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Student who battled MS set to graduate

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A student who battled against debilitating effects of multiple sclerosis - forcing her to defer two years of study and receive medical attention from paramedics during lectures - is finally set to graduate.

Just as she had her eyes set on a lifelong dream to work in the Police, Kate Langwine-Cooke was struck down with excruciating stomach pains in her early 20s.

Symptoms including blindness and loss of sensation in her legs later followed and doctors confirmed that she had MS.

Three years later after a course of chemotherapy to control the condition, Kate secured a place on the Criminology and Criminal Justice degree at Glyndŵr University in Wrexham, through Clearing.

Now 29, she is hoping to collect a first-class degree in front of hundreds of graduates and their families next month.

Kate, who hails from the town, said: “I always wanted to work in the Police but decided to work in another industry for a few years when I left school.

“By the time I had reached 21, my health had deteriorated and I’d been diagnosed with MS. I initially took a course of steroids to control the pain but the MS was causing complete havoc with my body. It got to the stage where I had to have help being fed, washed and put into bed – all the simple things in life you normally take for granted.”

“I started having chemotherapy, firstly in hospital and then as an outpatient, self-injecting at home every day,” added Kate.

“I did that for three years. It was incredibly painful and difficult but during that time I decided I wanted to put my life back on track and have a career.

“For the first two years of study I was self-injecting and I’d often been in university struggling to walk and suffering speech problems, anxiety and depression.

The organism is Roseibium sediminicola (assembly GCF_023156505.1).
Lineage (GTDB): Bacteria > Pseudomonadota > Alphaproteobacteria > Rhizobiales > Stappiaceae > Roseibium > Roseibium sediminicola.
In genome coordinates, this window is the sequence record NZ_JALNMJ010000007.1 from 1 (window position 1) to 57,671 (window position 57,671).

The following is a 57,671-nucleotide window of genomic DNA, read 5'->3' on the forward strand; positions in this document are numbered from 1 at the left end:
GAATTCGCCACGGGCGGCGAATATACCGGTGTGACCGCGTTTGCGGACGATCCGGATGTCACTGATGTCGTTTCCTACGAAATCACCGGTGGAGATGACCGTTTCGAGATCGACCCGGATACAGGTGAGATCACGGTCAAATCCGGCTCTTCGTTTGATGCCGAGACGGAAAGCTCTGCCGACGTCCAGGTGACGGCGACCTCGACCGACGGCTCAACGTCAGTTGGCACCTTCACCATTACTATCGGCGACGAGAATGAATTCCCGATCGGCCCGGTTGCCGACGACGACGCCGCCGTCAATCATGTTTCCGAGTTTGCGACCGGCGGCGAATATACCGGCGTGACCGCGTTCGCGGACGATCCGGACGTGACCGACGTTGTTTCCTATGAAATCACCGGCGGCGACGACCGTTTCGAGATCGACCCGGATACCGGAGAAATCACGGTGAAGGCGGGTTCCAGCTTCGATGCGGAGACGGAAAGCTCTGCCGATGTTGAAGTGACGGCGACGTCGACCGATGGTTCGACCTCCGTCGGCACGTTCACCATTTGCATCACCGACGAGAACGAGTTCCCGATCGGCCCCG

“By the start of my third year specialists decided they were going to start a different chemotherapy treatment which involved chemotherapy at Walton hospital 12 months apart. That wiped me out for two winters and I had to defer my studies.

“Last October I returned to complete my third year stronger and more determined than ever. I wanted to get a first to prove to myself and the MS that I wasn’t going to be beaten.

“Paramedics attended to me three times during lectures this year but I’m so close to finishing now and I’m just really proud. I can’t believe I’m finally going to finish after five years of a three-year degree.”

Kate is hoping to secure work rehabilitating offenders when she graduates.

“After five years I’m so excited that they’re building a prison down the road because that’s where I want to be working.

“I can’t sing the praises of the disability support team at Glyndŵr University enough for the support they’re provided.

“I didn’t get the GCSE results you’d normally expect of someone with aspirations for a high degree classification – before I joined Glyndŵr I was more interested in having fun and living for the day.

“But after everything that had gone on with my health I was determined to set myself a challenge as every single day of living with MS has been a challenge.”

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